The time when experimental evidence supporting relativity began to appear coincided with the rise of antisemitism in Germany following Germany's defeat in WWI.
Antisemitism was on the rise in Germany; Jews were being scapegoated for the country's defeat in the war. As both Jew and pacifist, Einstein was an obvious target. The complexity of relativity did not help either. Opponents such as Ernst Gehrcke and Philipp Lenard found it easy to cast doubt upon its labyrinthine mathematics.
The situation reached crisis point in 1921 when, paralysed by indecision, the Nobel Committee decided it was better not to award a prize at all than to give it to relativity. The arguments raged for another year until a compromise was reached.
At the suggestion of Carl Wilhelm Oseen, Einstein would receive the deferred 1921 prize, but not for relativity. He would be given it for his explanation of the photoelectric effect, a phenomenon in which electrons are emitted from a metal sheet only under certain illuminations. The work had been published back in 1905.
Thus, after considerable hand-wringing and even deferring the prize for a year, in 1922 the Swedish Academy made the decision to award Einstein the 1921 prize a year late, writing to Einstein on the 10th of November 1922 :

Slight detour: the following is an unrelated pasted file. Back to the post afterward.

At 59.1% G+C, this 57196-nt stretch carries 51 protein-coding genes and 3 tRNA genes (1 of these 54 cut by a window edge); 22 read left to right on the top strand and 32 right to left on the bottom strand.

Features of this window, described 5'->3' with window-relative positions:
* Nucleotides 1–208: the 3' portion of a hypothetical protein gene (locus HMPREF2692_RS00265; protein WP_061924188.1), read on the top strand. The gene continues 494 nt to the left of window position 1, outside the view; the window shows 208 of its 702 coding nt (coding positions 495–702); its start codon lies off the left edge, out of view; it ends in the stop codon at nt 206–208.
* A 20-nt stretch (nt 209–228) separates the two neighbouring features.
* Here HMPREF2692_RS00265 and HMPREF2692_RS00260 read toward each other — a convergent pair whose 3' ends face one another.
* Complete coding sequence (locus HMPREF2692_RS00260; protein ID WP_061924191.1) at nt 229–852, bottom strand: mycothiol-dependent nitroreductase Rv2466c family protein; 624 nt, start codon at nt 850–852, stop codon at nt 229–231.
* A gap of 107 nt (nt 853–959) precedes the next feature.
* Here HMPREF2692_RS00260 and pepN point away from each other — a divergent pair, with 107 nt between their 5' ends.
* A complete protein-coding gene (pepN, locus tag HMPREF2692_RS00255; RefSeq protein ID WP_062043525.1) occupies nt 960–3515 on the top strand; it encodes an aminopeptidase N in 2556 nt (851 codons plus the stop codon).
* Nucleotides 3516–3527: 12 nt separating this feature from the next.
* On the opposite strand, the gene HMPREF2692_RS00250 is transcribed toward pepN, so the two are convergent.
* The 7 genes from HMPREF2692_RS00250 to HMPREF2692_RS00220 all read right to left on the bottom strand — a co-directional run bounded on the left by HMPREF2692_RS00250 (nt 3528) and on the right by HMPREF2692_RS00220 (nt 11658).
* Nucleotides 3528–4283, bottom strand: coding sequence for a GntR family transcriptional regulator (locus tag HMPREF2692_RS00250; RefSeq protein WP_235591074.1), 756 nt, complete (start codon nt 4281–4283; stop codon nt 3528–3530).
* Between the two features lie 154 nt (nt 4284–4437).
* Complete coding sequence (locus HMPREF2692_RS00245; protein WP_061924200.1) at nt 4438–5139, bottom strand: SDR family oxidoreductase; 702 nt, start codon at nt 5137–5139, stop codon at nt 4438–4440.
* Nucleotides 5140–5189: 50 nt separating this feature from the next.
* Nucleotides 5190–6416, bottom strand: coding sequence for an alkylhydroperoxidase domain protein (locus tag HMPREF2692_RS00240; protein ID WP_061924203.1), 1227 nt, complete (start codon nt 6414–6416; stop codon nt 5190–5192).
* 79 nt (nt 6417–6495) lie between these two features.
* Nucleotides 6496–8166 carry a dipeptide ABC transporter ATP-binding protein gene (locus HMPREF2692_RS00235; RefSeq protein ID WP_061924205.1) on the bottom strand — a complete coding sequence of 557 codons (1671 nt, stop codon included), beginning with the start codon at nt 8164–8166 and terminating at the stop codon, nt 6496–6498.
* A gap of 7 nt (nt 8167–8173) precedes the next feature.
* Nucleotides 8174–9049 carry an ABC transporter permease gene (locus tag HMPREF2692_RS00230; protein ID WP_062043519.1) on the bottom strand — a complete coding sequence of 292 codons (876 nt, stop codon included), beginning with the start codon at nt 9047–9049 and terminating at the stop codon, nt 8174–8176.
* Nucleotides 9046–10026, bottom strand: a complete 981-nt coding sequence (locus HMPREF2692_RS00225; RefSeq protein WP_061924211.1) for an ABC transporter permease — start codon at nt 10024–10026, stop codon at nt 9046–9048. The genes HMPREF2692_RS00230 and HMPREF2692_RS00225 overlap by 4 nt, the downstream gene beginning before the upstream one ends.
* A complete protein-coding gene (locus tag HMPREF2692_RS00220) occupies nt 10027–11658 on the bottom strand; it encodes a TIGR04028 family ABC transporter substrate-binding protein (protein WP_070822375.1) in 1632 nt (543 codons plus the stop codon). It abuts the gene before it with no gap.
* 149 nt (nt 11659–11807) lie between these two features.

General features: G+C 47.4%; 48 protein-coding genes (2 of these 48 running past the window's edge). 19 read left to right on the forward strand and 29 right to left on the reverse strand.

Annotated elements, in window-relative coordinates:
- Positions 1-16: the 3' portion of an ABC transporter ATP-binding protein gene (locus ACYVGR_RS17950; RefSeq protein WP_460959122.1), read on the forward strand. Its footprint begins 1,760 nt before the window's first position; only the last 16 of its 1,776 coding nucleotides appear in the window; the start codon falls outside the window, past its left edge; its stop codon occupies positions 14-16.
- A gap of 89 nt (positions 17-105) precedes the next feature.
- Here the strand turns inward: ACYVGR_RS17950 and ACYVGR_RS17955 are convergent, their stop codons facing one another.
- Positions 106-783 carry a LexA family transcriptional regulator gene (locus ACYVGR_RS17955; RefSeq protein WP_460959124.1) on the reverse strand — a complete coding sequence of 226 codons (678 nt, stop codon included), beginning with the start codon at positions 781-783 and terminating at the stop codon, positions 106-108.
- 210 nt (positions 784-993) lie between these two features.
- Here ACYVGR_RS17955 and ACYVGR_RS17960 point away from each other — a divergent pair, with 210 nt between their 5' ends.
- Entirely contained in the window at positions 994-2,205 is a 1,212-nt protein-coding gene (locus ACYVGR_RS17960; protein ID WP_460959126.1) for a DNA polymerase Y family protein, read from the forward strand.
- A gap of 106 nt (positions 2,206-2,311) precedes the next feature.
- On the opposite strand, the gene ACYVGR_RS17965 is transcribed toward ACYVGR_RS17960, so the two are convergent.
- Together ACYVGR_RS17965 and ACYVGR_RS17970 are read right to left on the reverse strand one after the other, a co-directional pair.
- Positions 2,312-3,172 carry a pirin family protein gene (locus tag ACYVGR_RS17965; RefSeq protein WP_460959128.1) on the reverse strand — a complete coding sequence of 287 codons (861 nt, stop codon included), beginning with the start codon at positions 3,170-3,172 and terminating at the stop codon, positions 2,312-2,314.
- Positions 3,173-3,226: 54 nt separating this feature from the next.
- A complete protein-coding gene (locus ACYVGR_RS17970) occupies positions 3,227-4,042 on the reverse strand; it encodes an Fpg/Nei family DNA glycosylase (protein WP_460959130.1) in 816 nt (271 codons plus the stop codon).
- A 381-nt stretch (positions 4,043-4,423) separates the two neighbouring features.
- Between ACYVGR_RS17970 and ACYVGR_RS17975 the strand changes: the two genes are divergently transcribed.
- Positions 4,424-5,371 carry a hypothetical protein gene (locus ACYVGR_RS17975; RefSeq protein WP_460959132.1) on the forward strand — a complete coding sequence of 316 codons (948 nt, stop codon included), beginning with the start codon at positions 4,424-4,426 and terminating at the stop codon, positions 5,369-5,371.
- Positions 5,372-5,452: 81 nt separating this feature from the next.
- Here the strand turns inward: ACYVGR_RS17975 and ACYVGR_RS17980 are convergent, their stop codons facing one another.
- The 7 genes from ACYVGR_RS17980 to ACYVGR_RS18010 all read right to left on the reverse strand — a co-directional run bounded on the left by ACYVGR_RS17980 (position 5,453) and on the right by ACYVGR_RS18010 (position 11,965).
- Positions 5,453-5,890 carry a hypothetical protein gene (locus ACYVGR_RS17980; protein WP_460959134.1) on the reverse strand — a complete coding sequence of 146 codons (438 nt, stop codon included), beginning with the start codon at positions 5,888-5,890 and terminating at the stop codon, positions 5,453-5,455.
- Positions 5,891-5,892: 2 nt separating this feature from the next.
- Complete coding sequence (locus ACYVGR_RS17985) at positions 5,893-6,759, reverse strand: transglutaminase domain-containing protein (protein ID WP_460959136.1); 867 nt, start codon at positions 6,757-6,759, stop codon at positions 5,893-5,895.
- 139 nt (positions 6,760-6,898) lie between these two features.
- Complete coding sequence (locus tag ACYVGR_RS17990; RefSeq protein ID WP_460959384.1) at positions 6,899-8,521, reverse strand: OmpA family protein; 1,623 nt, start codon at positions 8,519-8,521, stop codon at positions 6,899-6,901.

... the Royal Academy of Sciences has decided to award you last year's Nobel Prize for physics, in consideration of your work in theoretical physics and in particular your discovery of the law of the photoelectric effect, but without taking into account the value which will be accorded your relativity and gravitation theories after these are confirmed in the future.
(Source : Mass and Energy in Relativity Theory, by Lev Borisovi.)
At this stage relativity was open to future consideration. However, Einstein chose not to attend the ceremony to receive the award in person. This decision may have made a future prize for relativity more difficult, if not impossible, since it gave the impression that Einstein did not value the award.
Having said that, at the time Einstein received confirmation of the award from the Nobel committee, he was committed to a lecture tour of Japan.
German foreign minister Walther Rathenau had been murdered by anti-Semites. In the subsequent investigation, the police had found Einstein's name on a list of targets. In the face of such a death threat, leaving Germany to spend months in the Far East, rather than a few days in Stockholm, must have seemed prudent.